Review: A Case of Witchcraft by Joe Revill

A Case of Witchcraft: A Novel of Sherlock Holmes (2011) Joe Revill [MX Publishing].

I admit to initially having doubts about this book based solely on the title: witchcraft + Sherlock Holmes sounds like a formula for a bad pastiche; throw in the fact that Holmes’ adventure is sans Watson, and we’re approaching very bad burlesque territory. Thankfully my prejudiced and superficial assumptions based on the title of A Case of Witchcraft were completely and totally erroneous.

A Case of Witchcraft is a fast-paced, intellectual thriller meets classic ‘who-done-it’ mystery wherein Sherlock Holmes, accompanied by one of the most unlikely of sidekicks, faces off against the dark forces at work in the storied village of Trowley on the far Northern Isles. Demonically erudite, Joe Revill seamlessly weaves the fruit of his extensive research into mythology, paganism, 19th century occultism and early British history with a Holmesian adventure that makes the novel extremely difficult to put down.

Though the content, theme, dialogue and action of Witchcraft is by no means traditional, run-of-the-mill Holmes pastiche fare, the ‘feel’ of the story is one that could only be conjured by someone who cares deeply about the world of Sherlock Holmes. Part of what sets Revill’s novel off from many of his peers is a risk-taking and non-conformist employment of traditionally ‘taboo topics’ (e.g. Holmes’ sexuality, post-Reichenbach attitude towards religion, etc.) which are handled in a mature, non-sensationalized way making the overall narrative darker and more complex than an average Holmes pastiche, yet refreshingly believable and realistic.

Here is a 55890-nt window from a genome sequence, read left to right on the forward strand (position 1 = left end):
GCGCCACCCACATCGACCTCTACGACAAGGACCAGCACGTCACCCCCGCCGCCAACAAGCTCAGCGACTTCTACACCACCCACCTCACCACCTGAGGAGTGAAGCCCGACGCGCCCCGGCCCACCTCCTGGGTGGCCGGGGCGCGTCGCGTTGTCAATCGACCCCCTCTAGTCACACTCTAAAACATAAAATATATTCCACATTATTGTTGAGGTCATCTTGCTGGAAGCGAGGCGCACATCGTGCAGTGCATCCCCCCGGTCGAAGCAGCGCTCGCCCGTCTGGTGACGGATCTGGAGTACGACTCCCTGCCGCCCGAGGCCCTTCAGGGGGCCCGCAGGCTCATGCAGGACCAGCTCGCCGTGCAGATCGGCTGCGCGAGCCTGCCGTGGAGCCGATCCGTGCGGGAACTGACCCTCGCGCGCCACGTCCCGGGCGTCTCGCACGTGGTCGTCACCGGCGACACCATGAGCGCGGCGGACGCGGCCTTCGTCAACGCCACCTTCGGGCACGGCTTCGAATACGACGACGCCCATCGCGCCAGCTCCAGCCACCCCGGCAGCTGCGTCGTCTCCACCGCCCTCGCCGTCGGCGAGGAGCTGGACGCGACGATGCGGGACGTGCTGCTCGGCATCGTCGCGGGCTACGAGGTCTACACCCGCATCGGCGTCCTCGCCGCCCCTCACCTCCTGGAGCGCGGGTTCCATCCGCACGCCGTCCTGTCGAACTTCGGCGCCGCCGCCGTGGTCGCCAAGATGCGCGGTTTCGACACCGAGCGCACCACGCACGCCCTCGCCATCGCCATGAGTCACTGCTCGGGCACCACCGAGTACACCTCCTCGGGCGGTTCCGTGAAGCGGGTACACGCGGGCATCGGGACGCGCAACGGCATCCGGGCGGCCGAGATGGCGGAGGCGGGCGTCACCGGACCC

If you would like to read this book not knowing anything more than what I’ve written above, stop here, order a copy from MX or Amazon or The Sherlockian E-Times and devour it whole. If you would like to know a little more about the plot, carry on (though no major spoilers follow, characters introduced in the first 20 or so pages are mentioned…).

[Reading this one on the subway will definitely cause people to stare.] 

October 1899 - The Reverend Mr. Melchior Tollemache, noted folklorist and occult expert, mysteriously dissapears on an research trip investigating the historical roots of a certain peculiar strain of a popular fairy tale (‘Cinderella’). The reverend’s daughter, Miss Emily Tollemache, concerned that (very) foul play is at work, consults Sherlock Holmes. Though the novel begins in the familiar and comfortable confines of the sitting room of 221B we quickly learn that all is not well: poor Watson sits despondently in an armchair, hors de combat – i.e. “a Jezail bullet from the Second Afghan War was cut today from this sore old limb.” Boswell-less, Holmes listens to a fantastic theory involving witches, human sacrifice, kidnapping and black masses. Miss Tollemache believes her father is still alive, though only temporarily as the ominous date of October 31st approaches.